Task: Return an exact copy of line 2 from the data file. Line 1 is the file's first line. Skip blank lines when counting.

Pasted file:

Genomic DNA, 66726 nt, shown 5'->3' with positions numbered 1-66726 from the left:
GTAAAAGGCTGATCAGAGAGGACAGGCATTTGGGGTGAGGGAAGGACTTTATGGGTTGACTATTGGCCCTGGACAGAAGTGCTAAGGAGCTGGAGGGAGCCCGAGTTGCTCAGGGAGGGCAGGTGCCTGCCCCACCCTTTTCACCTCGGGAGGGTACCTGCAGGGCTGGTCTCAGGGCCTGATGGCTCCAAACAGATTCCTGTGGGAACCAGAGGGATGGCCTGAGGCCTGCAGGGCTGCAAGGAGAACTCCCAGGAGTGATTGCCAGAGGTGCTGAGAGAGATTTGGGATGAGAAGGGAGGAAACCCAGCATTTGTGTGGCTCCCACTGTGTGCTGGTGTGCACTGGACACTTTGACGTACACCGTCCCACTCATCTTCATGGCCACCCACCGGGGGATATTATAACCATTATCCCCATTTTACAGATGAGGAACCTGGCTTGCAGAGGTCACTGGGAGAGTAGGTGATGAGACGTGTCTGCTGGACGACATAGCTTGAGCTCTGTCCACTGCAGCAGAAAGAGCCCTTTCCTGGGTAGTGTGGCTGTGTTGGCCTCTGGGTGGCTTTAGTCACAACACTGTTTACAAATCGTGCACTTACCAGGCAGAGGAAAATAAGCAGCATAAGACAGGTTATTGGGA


GTAAAAGGCTGATCAGAGAGGACAGGCATTTGGGGTGAGGGAAGGACTTTATGGGTTGACTATTGGCCCTGGACAGAAGTGCTAAGGAGCTGGAGGGAGCCCGAGTTGCTCAGGGAGGGCAGGTGCCTGCCCCACCCTTTTCACCTCGGGAGGGTACCTGCAGGGCTGGTCTCAGGGCCTGATGGCTCCAAACAGATTCCTGTGGGAACCAGAGGGATGGCCTGAGGCCTGCAGGGCTGCAAGGAGAACTCCCAGGAGTGATTGCCAGAGGTGCTGAGAGAGATTTGGGATGAGAAGGGAGGAAACCCAGCATTTGTGTGGCTCCCACTGTGTGCTGGTGTGCACTGGACACTTTGACGTACACCGTCCCACTCATCTTCATGGCCACCCACCGGGGGATATTATAACCATTATCCCCATTTTACAGATGAGGAACCTGGCTTGCAGAGGTCACTGGGAGAGTAGGTGATGAGACGTGTCTGCTGGACGACATAGCTTGAGCTCTGTCCACTGCAGCAGAAAGAGCCCTTTCCTGGGTAGTGTGGCTGTGTTGGCCTCTGGGTGGCTTTAGTCACAACACTGTTTACAAATCGTGCACTTACCAGGCAGAGGAAAATAAGCAGCATAAGACAGGTTATTGGGA